It becomes fairly obvious that a proper description of basic VFR weather minimums, for the vast majority of U.S. airspace below 10,000 feet MSL, would be three miles visibility, 500 below, 1,000 above and 2000 feet horizontally from clouds; not the simplistic 1,000 foot ceiling and three miles visibility.

So where does the misconception of a 1,000-foot ceiling and three miles visibility being basic VFR weather minimums come from, when a ceiling is not even mentioned in the table? The answer is contained in FAR 91.155 (c), which states that VFR operations are not permitted in surface based controlled airspace beneath a ceiling less than 1,000 feet AGL, controlled airspace being Class A, B, C, D or E. Since surface based controlled airspace constitutes, by my estimate, less than 1% of the airspace in the United States, it seems ridiculous to refer to a 1,000 foot ceiling as a part of “basic VFR weather minimums.” Incidentally, it is this same surface based controlled airspace where special VFR applies.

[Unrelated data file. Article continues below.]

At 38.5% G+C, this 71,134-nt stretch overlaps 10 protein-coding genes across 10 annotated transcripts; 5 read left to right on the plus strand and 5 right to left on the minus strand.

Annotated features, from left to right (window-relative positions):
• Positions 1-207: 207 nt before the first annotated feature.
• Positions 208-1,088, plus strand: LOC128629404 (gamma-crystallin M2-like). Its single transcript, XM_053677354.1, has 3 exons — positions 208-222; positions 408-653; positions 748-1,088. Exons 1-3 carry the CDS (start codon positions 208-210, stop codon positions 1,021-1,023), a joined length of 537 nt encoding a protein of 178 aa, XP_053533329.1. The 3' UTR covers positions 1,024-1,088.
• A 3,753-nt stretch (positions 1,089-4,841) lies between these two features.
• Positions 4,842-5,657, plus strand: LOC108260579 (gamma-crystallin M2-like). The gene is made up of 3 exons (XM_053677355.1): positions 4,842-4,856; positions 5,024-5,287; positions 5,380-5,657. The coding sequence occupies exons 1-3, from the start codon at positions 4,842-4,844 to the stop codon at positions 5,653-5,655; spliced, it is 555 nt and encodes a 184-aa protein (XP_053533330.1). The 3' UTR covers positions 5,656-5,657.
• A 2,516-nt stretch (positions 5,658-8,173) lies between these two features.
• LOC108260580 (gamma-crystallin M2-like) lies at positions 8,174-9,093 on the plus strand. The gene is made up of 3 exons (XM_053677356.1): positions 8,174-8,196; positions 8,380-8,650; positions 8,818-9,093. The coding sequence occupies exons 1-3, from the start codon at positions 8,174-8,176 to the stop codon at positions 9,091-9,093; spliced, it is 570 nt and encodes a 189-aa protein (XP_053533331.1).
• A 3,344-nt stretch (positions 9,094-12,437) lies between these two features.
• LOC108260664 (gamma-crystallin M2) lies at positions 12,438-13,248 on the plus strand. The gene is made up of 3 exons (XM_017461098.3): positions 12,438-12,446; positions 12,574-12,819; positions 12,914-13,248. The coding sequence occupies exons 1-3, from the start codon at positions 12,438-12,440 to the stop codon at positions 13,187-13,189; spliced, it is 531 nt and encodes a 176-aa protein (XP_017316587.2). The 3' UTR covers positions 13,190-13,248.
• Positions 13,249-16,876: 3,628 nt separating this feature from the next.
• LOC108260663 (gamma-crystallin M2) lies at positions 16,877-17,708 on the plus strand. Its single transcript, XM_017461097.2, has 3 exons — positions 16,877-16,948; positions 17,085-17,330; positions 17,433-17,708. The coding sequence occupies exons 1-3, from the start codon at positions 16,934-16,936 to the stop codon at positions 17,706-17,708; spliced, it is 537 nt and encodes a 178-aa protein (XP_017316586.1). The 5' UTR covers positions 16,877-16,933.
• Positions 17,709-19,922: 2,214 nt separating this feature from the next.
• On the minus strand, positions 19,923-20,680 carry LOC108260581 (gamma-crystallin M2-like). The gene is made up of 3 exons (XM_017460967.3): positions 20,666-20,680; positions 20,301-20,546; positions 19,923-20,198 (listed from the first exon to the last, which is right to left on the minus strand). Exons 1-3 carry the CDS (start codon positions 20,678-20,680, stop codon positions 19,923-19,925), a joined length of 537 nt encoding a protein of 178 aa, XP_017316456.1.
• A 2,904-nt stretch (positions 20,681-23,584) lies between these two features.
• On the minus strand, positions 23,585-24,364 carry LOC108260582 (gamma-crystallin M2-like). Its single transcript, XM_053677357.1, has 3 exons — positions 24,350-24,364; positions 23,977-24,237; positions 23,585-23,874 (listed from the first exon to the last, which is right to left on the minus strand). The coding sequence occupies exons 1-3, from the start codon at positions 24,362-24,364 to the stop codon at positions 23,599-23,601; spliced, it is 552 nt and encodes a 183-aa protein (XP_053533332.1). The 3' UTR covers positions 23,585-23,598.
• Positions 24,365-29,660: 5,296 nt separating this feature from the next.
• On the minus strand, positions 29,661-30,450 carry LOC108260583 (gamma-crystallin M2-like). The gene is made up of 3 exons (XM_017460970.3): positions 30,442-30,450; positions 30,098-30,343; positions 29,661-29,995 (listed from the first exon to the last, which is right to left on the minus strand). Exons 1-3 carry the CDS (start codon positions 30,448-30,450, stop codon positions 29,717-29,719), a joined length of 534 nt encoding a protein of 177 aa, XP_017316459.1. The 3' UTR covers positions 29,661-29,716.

The alert reader may note that when the ceiling in this airspace goes above 1,000 feet, the other VFR weather minimums apply. This creates a real problem that few pilots consider. Say you want to land at an airport in surface-based class E airspace. The weather is 900 feet, overcast and eight miles visibility. Normal VFR access is denied, but you could land by requesting and receiving a special VFR clearance from the appropriate ATC facility. Then, let’s say, the weather increases to 1,000 feet, overcast and eight miles visibility. The airport now supports normal VFR arrivals and departures, but special VFR no longer applies. Everything seems fine, except that the normal cloud clearance of 500 feet below clouds is still in effect. Therefore, you would have to enter or depart the airspace at 500 feet AGL or below, in order to meet the cloud clearance criteria. Not too many pilots think about or realize this.